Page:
Studies find the Video Game Industry is Male Dominated. Nobody is Surprised

By Ruby Mountford.

Near the end of April, the unlikely topic of Video Games was brought up by the UK minister for equality, Chi Onwurah. “Only 6% of those who work…  in the UK games industry are women, despite the fact that they make up 50% of those who play the games.” She said.

Is hearing that the gaming industry is dominated by men a shocker?

No. Not really.

Video games, and the culture surrounding them, have been considered extremely unwelcoming to women for some time. With over 85% of characters in games being male, and an overwhelming majority of the development team being male, there is little to no room for female perspective in development. It shows.

Off the top of my head, I can think of a handful of games that have a female protagonist, and one of those is Mrs Pacman. If I exclude games that give you the option of choosing gender, I can count them on one hand. The male voice is deafening in the games industry, and yet the number of women who play videogames is rising rapidly. A study published by Entertainment Software Association last year claimed that 47% of all game players were women.

So why aren’t there more women in the industry?

Gabrielle Toledano claimed in her article Women and Video Game’s Dirty Little Secret that the sexist culture in video games is exaggerated, and that the industry wants to employ more women, but there aren’t enough of them applying.

And yet, other women in the industry are saying that it is as bad, if not worse, then you would expect. Last year, under the hashtag #1reasonwhy, people within the gaming industry tweeted one reason why there were not more women working in video games. A selection of these tweets, from both men and women, is displayed with a quick analysis at, and ranged from work place prejudice to outright groping.

A screenshot of two #1reasonwhy tweets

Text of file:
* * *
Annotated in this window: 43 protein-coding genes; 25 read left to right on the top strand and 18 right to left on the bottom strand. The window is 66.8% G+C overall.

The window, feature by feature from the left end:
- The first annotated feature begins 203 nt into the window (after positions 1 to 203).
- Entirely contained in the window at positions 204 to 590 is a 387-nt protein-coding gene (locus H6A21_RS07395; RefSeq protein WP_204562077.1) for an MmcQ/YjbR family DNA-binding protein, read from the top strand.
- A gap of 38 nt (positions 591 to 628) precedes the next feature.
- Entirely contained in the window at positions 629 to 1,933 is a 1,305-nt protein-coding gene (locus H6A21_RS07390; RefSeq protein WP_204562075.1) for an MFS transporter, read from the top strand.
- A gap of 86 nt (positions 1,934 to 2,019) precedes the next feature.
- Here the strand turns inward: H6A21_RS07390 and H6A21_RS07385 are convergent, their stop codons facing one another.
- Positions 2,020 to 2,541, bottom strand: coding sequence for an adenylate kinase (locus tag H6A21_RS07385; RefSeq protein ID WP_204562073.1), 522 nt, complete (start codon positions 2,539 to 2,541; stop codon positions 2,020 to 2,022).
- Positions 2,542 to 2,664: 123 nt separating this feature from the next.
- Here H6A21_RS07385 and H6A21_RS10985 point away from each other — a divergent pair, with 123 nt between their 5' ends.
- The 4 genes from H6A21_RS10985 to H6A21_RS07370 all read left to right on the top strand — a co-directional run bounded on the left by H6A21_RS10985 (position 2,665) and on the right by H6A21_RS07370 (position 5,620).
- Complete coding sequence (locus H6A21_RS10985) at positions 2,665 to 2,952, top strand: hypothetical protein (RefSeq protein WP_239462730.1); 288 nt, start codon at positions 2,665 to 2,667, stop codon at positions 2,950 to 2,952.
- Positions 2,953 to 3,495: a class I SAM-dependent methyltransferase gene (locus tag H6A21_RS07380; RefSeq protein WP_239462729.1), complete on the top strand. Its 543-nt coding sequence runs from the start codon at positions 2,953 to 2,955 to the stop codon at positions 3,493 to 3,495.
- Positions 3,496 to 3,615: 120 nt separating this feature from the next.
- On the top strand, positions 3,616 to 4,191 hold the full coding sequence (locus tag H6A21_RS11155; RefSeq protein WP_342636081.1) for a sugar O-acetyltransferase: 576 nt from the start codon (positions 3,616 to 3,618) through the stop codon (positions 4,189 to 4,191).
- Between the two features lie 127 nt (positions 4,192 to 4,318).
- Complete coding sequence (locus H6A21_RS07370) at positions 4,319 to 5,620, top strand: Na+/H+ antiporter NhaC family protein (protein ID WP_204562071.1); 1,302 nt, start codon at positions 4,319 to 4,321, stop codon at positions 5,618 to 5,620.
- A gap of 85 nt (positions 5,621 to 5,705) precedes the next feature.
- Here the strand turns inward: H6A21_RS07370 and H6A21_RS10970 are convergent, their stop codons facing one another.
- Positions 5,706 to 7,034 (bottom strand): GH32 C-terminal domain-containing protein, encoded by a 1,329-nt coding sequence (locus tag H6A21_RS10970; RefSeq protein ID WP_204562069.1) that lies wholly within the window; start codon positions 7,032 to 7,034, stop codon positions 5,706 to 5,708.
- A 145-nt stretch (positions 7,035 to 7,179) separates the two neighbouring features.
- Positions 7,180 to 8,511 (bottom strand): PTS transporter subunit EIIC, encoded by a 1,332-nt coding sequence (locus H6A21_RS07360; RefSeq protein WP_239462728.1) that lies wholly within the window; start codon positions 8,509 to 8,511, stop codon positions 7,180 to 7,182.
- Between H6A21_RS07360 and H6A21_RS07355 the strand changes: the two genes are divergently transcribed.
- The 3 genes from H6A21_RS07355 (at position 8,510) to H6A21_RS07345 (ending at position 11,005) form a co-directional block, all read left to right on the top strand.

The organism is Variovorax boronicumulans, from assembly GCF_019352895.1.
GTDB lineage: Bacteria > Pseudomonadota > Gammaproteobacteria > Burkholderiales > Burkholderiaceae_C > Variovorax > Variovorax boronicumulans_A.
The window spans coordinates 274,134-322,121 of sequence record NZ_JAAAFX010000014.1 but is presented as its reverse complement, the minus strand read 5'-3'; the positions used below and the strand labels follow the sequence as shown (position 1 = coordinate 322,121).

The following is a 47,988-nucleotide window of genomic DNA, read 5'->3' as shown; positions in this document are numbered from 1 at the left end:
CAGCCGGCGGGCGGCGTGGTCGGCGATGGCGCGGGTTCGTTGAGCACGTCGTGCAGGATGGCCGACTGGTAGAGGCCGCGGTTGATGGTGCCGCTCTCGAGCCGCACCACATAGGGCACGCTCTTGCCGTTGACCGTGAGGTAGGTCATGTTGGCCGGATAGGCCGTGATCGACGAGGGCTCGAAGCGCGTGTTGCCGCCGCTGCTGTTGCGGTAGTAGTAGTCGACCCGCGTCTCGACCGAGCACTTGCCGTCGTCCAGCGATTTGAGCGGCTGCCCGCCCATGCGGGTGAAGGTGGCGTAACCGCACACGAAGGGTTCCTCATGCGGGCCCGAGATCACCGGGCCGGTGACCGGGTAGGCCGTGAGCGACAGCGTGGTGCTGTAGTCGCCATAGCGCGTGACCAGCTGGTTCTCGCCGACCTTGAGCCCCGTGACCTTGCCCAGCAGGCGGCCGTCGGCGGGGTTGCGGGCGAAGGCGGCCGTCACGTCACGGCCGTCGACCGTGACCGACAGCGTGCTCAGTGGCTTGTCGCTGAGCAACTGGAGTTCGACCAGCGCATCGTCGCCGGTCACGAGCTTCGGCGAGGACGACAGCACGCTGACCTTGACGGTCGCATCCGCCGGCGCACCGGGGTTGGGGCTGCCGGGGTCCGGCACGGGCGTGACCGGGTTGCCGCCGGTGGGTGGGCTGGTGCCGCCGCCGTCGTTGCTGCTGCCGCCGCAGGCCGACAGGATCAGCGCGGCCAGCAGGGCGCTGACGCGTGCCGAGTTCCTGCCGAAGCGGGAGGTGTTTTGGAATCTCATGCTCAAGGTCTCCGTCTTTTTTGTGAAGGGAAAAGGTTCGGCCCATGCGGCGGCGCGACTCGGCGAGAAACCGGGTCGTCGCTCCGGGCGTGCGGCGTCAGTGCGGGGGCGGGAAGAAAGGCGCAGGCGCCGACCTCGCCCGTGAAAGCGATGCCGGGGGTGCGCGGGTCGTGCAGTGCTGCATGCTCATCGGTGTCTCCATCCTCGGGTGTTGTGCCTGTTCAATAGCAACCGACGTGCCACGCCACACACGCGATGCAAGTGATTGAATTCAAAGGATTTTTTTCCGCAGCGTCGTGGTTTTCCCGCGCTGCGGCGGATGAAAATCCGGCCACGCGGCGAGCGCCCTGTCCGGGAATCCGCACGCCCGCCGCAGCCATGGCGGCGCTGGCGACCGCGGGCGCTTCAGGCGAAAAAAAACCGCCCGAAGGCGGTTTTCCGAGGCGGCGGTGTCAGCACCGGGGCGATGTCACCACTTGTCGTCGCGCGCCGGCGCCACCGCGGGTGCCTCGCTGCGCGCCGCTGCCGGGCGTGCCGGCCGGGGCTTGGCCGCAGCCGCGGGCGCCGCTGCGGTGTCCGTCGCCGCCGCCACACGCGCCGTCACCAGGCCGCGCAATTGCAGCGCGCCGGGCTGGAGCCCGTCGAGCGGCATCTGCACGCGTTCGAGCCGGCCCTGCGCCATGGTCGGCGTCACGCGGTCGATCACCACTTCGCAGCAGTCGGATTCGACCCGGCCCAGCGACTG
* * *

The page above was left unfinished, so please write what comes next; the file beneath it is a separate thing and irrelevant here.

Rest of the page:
Also touching on #1reasonwhy, an article by Leah Burrows on The Boston Globe interviewed a number of women who worked in the the industry, with reports how women coped working in an environment that was at times “openly hostile towards women.

Is there a solution? Things do seem to be getting better, albiet slowly. In Burrows’ article, Courtney Stanton, a game designer and founder of the networking group Women in Games Boston, was quoted saying “It’s true, the industry is not as actively bad as it used to be, but not actively bad is an embarrassingly low bar.”

Simply saying ‘you should hire more women’ isn’t going to fix this problem. The issue is attitude, and that will take time, and a whole lot of fighting.

Posted under: Blogging
Dated: May 31 2013


  1. emmawatson says:

    I’ve never played video or online games, because they haven’t interested me. Yet, one of my closest friends is obsessed. Name any character from any game and she’ll know who you’re talking about. It’s a shame that an industry so popular among both men and women mainly employs one gender. Perhaps education is the answer. That way, people will realise why being “openly hostile” towards a certain gender is wrong, and that women are equally suitable for the job as men are.

  2. Ruby says:

    It’s a bit of a vicious cycle; women see the games and see the male influences in them and are put off, and without a female voice in production the way women are being shown is changing very slowly.
    But I think that, given the number of women playing games now, and wanting to play games that show women as strong characters in their own right, sooner or later companies may realise that they’re not quite getting it right, and they might just need more than 6% of their work staff to be women if they want to know how to appeal to the female market.



About ronjamoss

Ronja Moss is a twinkly-eyed singer songwriter who delights in telling tales with her piano and rolling melodies. The 24 year old recorded in New York City in 2010 at the Rolla Polla Studio with Andy Baldwin (The Cat Empire, Bjork, Spiderbait), but has only been performing to audiences for a year. Recently relocated to the bright lights of Melbourne city, Ronja grew up in the central desert of Alice Springs. Ronja’s songs paint pictures; either witnessed, or imagined, endeavouring to take the listener into the lives of her characters and thoughts.

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